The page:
She wondered what that felt like—that bone deep assurance that you were important enough to wait for. Not that Ryder was rude about it. He wasn’t, usually, and neither were Jared or the others. But still, they’d changed through the years—not a lot at any given time, but little bit by little bit. Their confidence, always something to be reckoned with, was huge now, as was their sense of entitlement. She wouldn’t call it ego, exactly, but the guys had all grown into their fame through the last couple of years. Had come to take it—and their place in the world—for granted in a way they hadn’t before. In a way it still surprised, and unsettled, her to see.

Then again, it took a special kind of person—and a special kind of talent—to stand up in front of thousands of screaming fans every night and deliver the experience of a lifetime. Over and over and over again. There was nothing wrong with the members of Shaken Dirty being proud that they could do that. And that people wanted them to. Just because it still felt strange to her didn’t mean it wasn’t as natural as breathing to them.

“Hey, what are you thinking about?” Ryder paused the shopping cart by the bakery section, studied her carefully.

She almost blew him off. But then thought, what the hell? He’d asked, after all. “How much everything has changed in the last few years.”

“Has it?”

Was he messing with her? “Don’t you think so?”

“I don’t know.” He shrugged. Picked up a couple loaves of French bread and placed them in the basket. “It feels like we’ve been on tour forever. Now we just play bigger venues with more fans.”

“You’re the headliners now instead of just the opening band.”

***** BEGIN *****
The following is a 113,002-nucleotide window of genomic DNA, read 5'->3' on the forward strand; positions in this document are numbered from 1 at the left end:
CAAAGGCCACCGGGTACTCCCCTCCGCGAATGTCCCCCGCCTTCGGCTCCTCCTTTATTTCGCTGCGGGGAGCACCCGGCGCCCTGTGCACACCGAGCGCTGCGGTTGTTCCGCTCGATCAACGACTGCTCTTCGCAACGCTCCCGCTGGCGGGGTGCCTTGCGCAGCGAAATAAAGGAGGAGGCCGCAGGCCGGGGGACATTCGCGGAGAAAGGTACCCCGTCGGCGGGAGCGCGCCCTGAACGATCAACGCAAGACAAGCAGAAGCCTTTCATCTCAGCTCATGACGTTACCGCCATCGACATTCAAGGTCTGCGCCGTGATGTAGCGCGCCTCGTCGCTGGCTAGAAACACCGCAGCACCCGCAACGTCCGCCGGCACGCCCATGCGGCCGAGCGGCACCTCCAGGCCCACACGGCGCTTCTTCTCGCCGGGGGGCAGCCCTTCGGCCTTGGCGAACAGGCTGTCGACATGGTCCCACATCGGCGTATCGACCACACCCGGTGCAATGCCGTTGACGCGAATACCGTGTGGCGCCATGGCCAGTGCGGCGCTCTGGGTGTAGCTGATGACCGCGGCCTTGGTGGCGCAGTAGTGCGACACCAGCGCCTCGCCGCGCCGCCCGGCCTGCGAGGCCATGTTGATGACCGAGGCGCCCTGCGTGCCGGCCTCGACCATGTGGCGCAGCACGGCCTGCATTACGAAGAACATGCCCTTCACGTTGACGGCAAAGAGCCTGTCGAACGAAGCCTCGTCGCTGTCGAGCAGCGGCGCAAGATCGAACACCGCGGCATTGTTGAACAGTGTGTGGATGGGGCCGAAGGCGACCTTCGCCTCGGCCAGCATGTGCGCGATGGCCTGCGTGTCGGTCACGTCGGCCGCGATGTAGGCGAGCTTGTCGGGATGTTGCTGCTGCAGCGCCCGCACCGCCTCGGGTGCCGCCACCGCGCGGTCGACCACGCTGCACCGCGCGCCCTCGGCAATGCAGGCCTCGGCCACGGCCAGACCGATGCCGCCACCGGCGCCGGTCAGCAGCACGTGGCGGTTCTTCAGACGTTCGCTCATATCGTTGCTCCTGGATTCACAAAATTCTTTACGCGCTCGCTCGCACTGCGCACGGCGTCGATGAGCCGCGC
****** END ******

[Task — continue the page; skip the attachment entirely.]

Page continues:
“I get to sing. Get to play my music in front of people. Beyond that, the logistics don’t really matter.”

Oh, but they did. She gestured to the cart. “There used to be a time you couldn’t walk into a grocery store and afford whatever you wanted.”

“True.” He added an extra large pack of cinnamon rolls and a peach pie. “But I don’t think fresh fruit and vegetables are really that big of a splurge, are they?”

“What is it with you and peaches today?” She put the peach pie back, then headed for the juice and candy aisle. “If you want a pie, I’ll make one for you.”

He grinned. “I didn’t want to assume.”

“I’m the cook. It’s pretty much my job to make you whatever you want to eat.”

He scowled. “I wish you’d stop calling yourself that.”

“What?” she asked, mystified.

“You’re not the cook!”

He stepped closer, reached for her. And pulled her body into the shelter of his. “You’re Jamison! Just…Jamison.”

At first she forced herself to stay rigid, to stop her muscles from their natural inclination to curve themselves against him. But when he rested his chin on the top of her head and squeezed her tight, Jamison couldn’t keep up the distance. Despite her very best intentions, she found herself going soft against him.

“There you are,” he murmured, stroking an errant curl behind her ear. “I missed you.”

“I’ve been right here.”

“No. I was an ass and I chased you away. I promise, I won’t do that again.”

“You didn’t want me here. That’s your choice. I understand.” She started to pull back.

His arms tightened around her. “No, you don’t.” He reached over to the Jelly Belly display, snagged a bag of the root beer jellybeans that had gotten her her nickname so many years ago. Handed them to her with a grin that made her go all soft inside at the realization that he remembered that day. She’d been fourteen, and completely jealous that Ryder had planned a band trip out to the lake with a bunch of older girls and flat out refused to take her along.

To get him back, she’d filled the van with the only Jelly Belly flavor he truly hated—root beer. It had cost her close to fifty dollars but had been totally worth it to see his face as the brown beans poured out in all directions. Jared told her it had taken them months to get the smell out of the van—which had only made her victory sweeter.

“I always want you around, Jelly Bean.”

“Then why—” She cut herself off before she could ask the question that had haunted her since she’d stormed out of his hotel room the morning before.

“Because I didn’t want anything to change. You’re one of my best friends. I don’t want to lose that and I was afraid if you came on tour with us I’d fuck everything up like I always do.”